60 W 13-15 W 800
75 W 18-25 W 1,100
100 W 23-30 W 1,600

 

Kelvin(K) equals Color Temperature/Light Color.  CFLs also come in a range of different color temperatures, or shades of white light, shown as Kelvin(K) on the lighting facts label. CFLs on the lower end of the temperature scale produce warmer light similar to a soft white incandescent bulb, while bulbs at the higher end will appear cooler with a white or bluish hue.

The Switch Is On

Whether you’re replacing bulbs in a lamp or ceiling fixture, a porch or post light, or even recessed or track lights, The Home Depot has energy-efficient, money saving CFL bulb options for every light socket in your home. And with the rapid enhancements in CFL performance, like the new instant-on technology that enables CFLs to turn on and reach full brightness much faster, and dimmable and 3-way options, compact fluorescents have become an excellent solution for lowering the cost of lighting your home.

At your local The Home Depot store you’ll find the largest selection of top-rated energy-efficient CFL’s. Although you won’t have to replace them often, The Home Depot will help you recycle your CFLs when they burn out – just check for the CFL collection bin at the front of your local store. Visit homedepot.com for more lighting facts, including information about CFLs and other energy efficient light bulb options.

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  1. peterdub says:

    I agree with Kerry in comments
    Your CFL praise is exaggerated.
    CFLs have their advantages – but so do incandescents…

    Consumers can lose money on expensive, little used, bulbs, and the “power factor” of common CFLs means they use twice the power plant energy to what your meter shows, but you will have to pay for that eventually – domestic LEDS also have PF issues, albeit to a lesser extent, apart from the heat contribution of incandescents and other savings factors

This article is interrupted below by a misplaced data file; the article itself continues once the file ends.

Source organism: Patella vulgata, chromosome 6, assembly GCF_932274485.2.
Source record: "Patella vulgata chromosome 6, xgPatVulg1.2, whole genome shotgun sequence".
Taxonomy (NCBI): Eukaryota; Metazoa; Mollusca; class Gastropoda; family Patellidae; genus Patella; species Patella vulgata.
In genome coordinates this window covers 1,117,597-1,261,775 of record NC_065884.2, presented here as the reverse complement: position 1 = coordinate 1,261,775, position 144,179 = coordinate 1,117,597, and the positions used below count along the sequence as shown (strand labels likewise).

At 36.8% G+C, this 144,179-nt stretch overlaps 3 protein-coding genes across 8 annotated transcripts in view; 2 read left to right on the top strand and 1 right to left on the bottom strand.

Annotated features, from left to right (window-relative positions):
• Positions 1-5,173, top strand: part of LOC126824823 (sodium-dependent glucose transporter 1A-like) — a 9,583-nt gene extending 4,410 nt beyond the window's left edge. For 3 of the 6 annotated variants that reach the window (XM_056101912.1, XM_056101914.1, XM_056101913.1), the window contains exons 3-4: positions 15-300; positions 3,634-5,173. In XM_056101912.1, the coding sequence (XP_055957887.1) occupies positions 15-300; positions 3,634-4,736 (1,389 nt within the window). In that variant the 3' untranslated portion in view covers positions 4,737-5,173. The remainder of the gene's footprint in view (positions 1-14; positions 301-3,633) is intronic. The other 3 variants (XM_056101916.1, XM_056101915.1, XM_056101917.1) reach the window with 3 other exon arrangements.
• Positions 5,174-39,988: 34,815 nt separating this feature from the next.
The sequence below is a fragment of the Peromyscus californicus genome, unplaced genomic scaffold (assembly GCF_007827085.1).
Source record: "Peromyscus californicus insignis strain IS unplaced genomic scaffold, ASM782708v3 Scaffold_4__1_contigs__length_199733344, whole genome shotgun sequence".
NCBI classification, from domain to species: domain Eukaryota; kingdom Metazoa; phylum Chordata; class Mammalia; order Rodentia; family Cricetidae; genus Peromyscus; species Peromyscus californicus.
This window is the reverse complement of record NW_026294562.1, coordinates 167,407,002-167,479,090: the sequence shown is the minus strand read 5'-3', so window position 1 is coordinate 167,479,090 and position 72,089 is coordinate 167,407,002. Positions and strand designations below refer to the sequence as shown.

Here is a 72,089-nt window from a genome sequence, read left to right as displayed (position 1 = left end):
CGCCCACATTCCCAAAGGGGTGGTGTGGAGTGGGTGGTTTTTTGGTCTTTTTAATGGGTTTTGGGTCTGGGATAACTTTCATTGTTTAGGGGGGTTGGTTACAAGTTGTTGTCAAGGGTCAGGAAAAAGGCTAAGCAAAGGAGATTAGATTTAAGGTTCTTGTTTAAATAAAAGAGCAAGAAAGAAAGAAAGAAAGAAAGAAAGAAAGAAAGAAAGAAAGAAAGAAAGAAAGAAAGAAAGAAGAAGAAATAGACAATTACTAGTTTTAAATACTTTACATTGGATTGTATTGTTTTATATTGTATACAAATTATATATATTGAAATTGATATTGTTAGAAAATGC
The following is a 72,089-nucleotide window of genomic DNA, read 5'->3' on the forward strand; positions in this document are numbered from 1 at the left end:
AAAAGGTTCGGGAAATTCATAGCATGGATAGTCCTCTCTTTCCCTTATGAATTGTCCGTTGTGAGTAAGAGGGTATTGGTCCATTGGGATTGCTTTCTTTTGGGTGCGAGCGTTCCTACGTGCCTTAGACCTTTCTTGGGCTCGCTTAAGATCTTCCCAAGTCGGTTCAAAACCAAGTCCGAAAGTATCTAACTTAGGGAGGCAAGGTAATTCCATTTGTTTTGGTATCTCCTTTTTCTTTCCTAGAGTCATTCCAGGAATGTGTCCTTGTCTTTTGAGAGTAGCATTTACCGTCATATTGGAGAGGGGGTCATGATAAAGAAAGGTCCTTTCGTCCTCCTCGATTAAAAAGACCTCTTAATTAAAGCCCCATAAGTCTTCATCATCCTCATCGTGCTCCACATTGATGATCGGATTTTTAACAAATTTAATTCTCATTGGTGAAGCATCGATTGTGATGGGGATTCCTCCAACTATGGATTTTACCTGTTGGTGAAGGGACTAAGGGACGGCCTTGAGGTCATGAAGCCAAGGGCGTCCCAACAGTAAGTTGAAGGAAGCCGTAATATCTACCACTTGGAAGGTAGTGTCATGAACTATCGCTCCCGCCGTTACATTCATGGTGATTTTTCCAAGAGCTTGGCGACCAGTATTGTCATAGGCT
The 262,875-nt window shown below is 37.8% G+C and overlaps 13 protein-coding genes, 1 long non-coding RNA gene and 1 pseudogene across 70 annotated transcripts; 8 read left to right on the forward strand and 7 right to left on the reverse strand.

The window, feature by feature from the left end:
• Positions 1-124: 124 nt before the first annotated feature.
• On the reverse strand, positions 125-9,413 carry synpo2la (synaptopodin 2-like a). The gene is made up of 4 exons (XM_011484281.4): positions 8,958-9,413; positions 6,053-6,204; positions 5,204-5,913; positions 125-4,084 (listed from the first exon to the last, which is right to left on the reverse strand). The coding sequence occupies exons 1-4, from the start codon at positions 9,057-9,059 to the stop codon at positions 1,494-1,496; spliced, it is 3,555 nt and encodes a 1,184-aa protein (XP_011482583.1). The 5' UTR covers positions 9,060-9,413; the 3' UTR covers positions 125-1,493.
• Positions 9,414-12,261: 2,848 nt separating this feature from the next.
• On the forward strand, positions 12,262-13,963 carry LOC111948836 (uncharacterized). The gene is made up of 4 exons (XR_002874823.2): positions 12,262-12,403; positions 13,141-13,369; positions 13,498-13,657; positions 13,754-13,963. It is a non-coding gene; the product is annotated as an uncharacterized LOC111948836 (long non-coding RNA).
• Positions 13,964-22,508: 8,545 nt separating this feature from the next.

(http://ceolas.net/#li12x onwards)

    You certainly can’t get the same smooth broad spectrum light quality of incandescents with the spiky spectra of CFLs and LEDs, even with filters.

    Mercury release is a worry on breakage
    - while, re mood lighting, dimmable CFLs give of an eerie light when dimmed, compared to the warmer quality of dimmed incandescents. Also, the (still) greater expense of dimmable CFLs and their greater unpredictable fire risk – the fire risk of incandescents being more predictable in terms of burned lampshades etc.

  2. Kerry Hill says:

    CFL’s cost 5-10x more don’t last any longer than incandescent due to 5-10x increase in components to make them work. Longivity is a lie. Plus they are not only toxic when broken but contain electrical components and plastics that trash our environment.

  3. Lucy says:

    Great explanation of CFL lighting. I noticed the savings very quickly when I switched to using CFL bulbs.

    • Jae Warren says:

      Happy you found the info useful, Lucy. Keep your eye on LEDs – prices are dropping rapidly and they offer even more radical energy savings.

  4. Thanks for the tips about CFLs and energy efficiency! We also have some important lamp safety tips on our website at http://esfi.org/index.cfm/cd/FAP/cdid/11641/pid/11633.